or Connect
ChefTalk.com › ChefTalk Cooking Forums › Professional Food Service › Professional Chefs › Entry level wholesale baker with questions.
New Posts  All Forums:Forum Nav:

Entry level wholesale baker with questions.

post #1 of 5
Thread Starter 

Hello!  I'm building a small baking business from the ground up, based on baking with natural, organic and local ingredients.  I started about a month ago by baking two cakes for local restaurants, and I'm looking to appeal to all types of buyers.  I'm currently charging $30 for a $15 tiramisu cake that takes roughly 45 minutes of physical labor to make, and does not require baking.  I'm wondering what percentage of the price of ingredients should I be charging for a profit for wholesale, and then resale?  Is a 50% profit margin worth it to professional bakers, or am I underselling myself?

post #2 of 5

3x food cost did you go to school for baking??

post #3 of 5
Quote:
Originally Posted by Chef_Matt View Post

3x food cost did you go to school for baking??


At the minimum, you need to recover your:

  • Food costs
  • Overhead costs, i.e. rent, utilities, non-food supplies, insurance, etc.
  • Labor, and YES, you DO have to pay yourself! (at LEAST what you could be earning working for someone else)

 

and then add on what you want your profit to be.

 

Now, of course, you must "temper" your prices with what the competition is offering, otherwise you will not sell much

 

As a "general rule" and guideline, if your food cost is greater than, oh, 35% you are either under-priced or you are paying too much for food. If you food cost is under, oh, 25-30%, you are charging more than most of your competition (which might be because you have a unique product or service) or you are very astute in purchasing.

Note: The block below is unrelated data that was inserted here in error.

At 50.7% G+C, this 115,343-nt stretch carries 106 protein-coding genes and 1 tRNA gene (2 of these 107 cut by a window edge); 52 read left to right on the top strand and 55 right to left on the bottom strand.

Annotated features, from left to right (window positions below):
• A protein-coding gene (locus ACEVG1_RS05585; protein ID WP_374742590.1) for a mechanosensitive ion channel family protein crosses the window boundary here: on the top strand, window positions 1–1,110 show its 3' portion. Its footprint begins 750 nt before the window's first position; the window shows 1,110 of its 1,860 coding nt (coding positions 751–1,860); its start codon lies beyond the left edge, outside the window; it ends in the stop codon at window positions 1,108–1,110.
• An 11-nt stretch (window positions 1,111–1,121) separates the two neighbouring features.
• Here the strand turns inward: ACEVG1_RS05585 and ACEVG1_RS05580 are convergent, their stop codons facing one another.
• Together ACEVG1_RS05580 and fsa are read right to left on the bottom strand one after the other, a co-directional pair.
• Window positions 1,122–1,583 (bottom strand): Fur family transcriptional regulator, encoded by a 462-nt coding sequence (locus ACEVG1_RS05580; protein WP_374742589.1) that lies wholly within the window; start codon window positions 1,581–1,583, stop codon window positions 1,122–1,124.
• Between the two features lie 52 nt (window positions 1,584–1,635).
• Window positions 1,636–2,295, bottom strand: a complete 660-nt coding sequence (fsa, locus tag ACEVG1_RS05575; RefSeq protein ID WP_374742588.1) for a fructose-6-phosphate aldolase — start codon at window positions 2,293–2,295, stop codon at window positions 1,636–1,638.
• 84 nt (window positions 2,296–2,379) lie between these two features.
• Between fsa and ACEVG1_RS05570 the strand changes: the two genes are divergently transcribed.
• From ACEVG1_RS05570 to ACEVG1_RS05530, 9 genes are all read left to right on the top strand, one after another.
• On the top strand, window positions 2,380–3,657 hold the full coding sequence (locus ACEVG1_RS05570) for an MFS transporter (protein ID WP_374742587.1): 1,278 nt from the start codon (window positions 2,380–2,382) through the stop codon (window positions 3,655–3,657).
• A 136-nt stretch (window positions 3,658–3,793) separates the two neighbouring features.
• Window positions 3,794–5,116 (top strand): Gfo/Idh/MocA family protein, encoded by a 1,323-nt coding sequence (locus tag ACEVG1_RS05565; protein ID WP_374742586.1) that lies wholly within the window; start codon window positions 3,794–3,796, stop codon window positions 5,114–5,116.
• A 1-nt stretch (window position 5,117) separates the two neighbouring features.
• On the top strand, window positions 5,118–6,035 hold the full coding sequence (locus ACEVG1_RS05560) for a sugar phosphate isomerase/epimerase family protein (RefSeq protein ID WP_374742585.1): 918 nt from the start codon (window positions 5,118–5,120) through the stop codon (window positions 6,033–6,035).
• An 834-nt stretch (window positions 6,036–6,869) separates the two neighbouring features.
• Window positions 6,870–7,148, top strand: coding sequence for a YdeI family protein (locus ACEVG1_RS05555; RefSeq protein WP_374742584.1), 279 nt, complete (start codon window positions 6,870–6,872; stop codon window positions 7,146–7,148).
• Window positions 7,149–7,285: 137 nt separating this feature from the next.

IMHO, setting your price at some multiple of food costs, generally thought to be 3x, can be a recipe for disaster! You HAVE to know and understand ALL your actual costs, food, labor, overhead (for some this includes student loan payments in addition to what is listed above) and anything else that you have to spend money on to remain in business.

 

Successful food operations generally have food costs in the range of 25-40%, centering on 32-33%, depending on what they are serving and to whom. That results in a "multiplier" ranging from 2.5 to 4, but YOU have to figure out which "multiplier works for YOUR business.

 

Remember, just because "successful food operations keep their food costs around 33% (price = 3x food cost), the converse is NOT necessarily true!

 

Bottom line? KNOW YOUR COSTS! KNOW YOUR COMPETITION! KNOW WHAT YOU WANT OUT OF THE DEAL! Then, set your prices to meet those criteria. Anyone who says otherwise is GAMBLING, IMHO!

Chef,
Specialties: MasterCook/RecipeFox; Culinary logistics; Personal Chef; Small restaurant owner; Caterer
Reply
Chef,
Specialties: MasterCook/RecipeFox; Culinary logistics; Personal Chef; Small restaurant owner; Caterer
Reply
post #4 of 5
Thread Starter 

Thanks for the advice.  I did not go to pastry school, though cooking and baking are serious hobbies of mine.  I got the idea for starting a business when the restaurant I work for asked me to come up with ideas for desserts, bake them out of house, and then offered to buy them.  They refused to give me more than 2/3 of what it cost me to make, so I sold it cheaply in hopes that recognition and word of mouth would make up for it, and it has.  I'm now selling to two other restaurants, have an in house job opportunity, and a promising possibility for a cheap commissary.  Currently I'm baking at home, so I haven't taken into consideration the cost of renting a kitchen.  I will most definitely take your advice into consideration in the future!

post #5 of 5

You should also check the laws in your city. It is illegal to sell food made at home in many places but this varies from city to city.

New Posts  All Forums:Forum Nav:
  Return Home
  Back to Forum: Professional Chefs
ChefTalk.com › ChefTalk Cooking Forums › Professional Food Service › Professional Chefs › Entry level wholesale baker with questions.